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Title: Defects in Quantum Computers

The shift of interest from general purpose quantum computers to adiabatic quantum computing or quantum annealing calls for a broadly applicable and easy to implement test to assess how quantum or adiabatic is a specific hardware. Here we propose such a test based on an exactly solvable many body system–the quantum Ising chain in transverse field–and implement it on the D-Wave machine. An ideal adiabatic quench of the quantum Ising chain should lead to an ordered broken symmetry ground state with all spins aligned in the same direction. An actual quench can be imperfect due to decoherence, noise, flaws in the implemented Hamiltonian, or simply too fast to be adiabatic. Imperfections result in topological defects: Spins change orientation, kinks punctuating ordered sections of the chain. Therefore, the number of such defects quantifies the extent by which the quantum computer misses the ground state, and is imperfect.
Authors:
 [1] ;  [2] ;  [3] ;  [3]
  1. Los Alamos National Lab. (LANL), Los Alamos, NM (United States); Univ. of Silesia, Katowice (Poland). Inst. of Physics; Jagiellonian Univ., Krakow (Poland). Inst. of Physics
  2. Jagiellonian Univ., Krakow (Poland). Inst. of Physics
  3. Los Alamos National Lab. (LANL), Los Alamos, NM (United States)
Publication Date:
Report Number(s):
LA-UR-17-24558
Journal ID: ISSN 2045-2322
Grant/Contract Number:
AC52-06NA25396
Type:
Accepted Manuscript
Journal Name:
Scientific Reports
Additional Journal Information:
Journal Volume: 8; Journal Issue: 1; Journal ID: ISSN 2045-2322
Publisher:
Nature Publishing Group
Research Org:
Los Alamos National Lab. (LANL), Los Alamos, NM (United States)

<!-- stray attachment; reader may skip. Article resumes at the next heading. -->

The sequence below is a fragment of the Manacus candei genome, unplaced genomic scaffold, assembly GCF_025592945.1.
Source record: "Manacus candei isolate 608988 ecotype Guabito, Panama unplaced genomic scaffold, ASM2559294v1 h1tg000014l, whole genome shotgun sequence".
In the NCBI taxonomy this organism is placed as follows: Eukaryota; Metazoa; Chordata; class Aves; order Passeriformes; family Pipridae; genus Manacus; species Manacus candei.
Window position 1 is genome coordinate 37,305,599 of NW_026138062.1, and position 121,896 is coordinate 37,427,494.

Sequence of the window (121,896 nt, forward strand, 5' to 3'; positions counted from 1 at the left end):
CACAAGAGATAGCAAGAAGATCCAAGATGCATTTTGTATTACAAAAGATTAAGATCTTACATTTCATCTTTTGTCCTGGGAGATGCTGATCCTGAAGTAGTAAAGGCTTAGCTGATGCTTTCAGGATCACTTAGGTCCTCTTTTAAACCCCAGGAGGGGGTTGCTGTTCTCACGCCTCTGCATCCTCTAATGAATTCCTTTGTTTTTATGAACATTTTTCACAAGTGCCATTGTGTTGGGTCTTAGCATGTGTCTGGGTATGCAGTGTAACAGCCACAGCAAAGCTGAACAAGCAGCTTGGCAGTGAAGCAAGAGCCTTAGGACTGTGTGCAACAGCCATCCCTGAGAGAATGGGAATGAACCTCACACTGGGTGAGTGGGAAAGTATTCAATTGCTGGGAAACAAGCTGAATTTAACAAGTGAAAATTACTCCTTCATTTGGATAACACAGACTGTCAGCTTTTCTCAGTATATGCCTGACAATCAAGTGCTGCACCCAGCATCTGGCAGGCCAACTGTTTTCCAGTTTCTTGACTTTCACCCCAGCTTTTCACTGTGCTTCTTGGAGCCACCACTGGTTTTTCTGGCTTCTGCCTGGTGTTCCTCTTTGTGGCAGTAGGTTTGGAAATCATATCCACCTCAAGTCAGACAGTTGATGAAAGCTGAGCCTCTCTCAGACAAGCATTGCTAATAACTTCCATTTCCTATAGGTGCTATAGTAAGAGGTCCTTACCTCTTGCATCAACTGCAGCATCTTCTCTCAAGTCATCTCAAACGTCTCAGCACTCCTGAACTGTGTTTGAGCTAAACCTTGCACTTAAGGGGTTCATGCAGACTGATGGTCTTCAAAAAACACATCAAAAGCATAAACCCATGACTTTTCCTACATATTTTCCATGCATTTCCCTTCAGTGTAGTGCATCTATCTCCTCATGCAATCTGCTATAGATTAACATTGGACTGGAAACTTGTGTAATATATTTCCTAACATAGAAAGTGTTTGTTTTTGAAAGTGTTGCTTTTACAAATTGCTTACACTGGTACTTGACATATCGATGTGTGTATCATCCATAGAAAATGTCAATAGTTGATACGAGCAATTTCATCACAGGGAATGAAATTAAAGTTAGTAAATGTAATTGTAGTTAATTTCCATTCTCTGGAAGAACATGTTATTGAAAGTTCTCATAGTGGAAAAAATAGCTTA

Sponsoring Org:
USDOE National Nuclear Security Administration (NNSA); The National Science Centre (Poland)
Country of Publication:
United States
Language:
English
Subject:
97 MATHEMATICS AND COMPUTING; Atomic and Nuclear Physics
OSTI Identifier:
1427373

Gardas, Bartłomiej, Dziarmaga, Jacek, Zurek, Wojciech H., and Zwolak, Michael. Defects in Quantum Computers. United States: N. p., Web. doi:10.1038/s41598-018-22763-2.
Gardas, Bartłomiej, Dziarmaga, Jacek, Zurek, Wojciech H., & Zwolak, Michael. Defects in Quantum Computers. United States. doi:10.1038/s41598-018-22763-2.
Gardas, Bartłomiej, Dziarmaga, Jacek, Zurek, Wojciech H., and Zwolak, Michael. 2018. "Defects in Quantum Computers". United States. doi:10.1038/s41598-018-22763-2. https://www.osti.gov/servlets/purl/1427373.
@article{osti_1427373,
title = {Defects in Quantum Computers},
author = {Gardas, Bartłomiej and Dziarmaga, Jacek and Zurek, Wojciech H. and Zwolak, Michael},
abstractNote = {The shift of interest from general purpose quantum computers to adiabatic quantum computing or quantum annealing calls for a broadly applicable and easy to implement test to assess how quantum or adiabatic is a specific hardware. Here we propose such a test based on an exactly solvable many body system–the quantum Ising chain in transverse field–and implement it on the D-Wave machine. An ideal adiabatic quench of the quantum Ising chain should lead to an ordered broken symmetry ground state with all spins aligned in the same direction. An actual quench can be imperfect due to decoherence, noise, flaws in the implemented Hamiltonian, or simply too fast to be adiabatic. Imperfections result in topological defects: Spins change orientation, kinks punctuating ordered sections of the chain. Therefore, the number of such defects quantifies the extent by which the quantum computer misses the ground state, and is imperfect.},
doi = {10.1038/s41598-018-22763-2},
journal = {Scientific Reports},
number = 1,
volume = 8,
place = {United States},
year = {2018},
month = {3}
}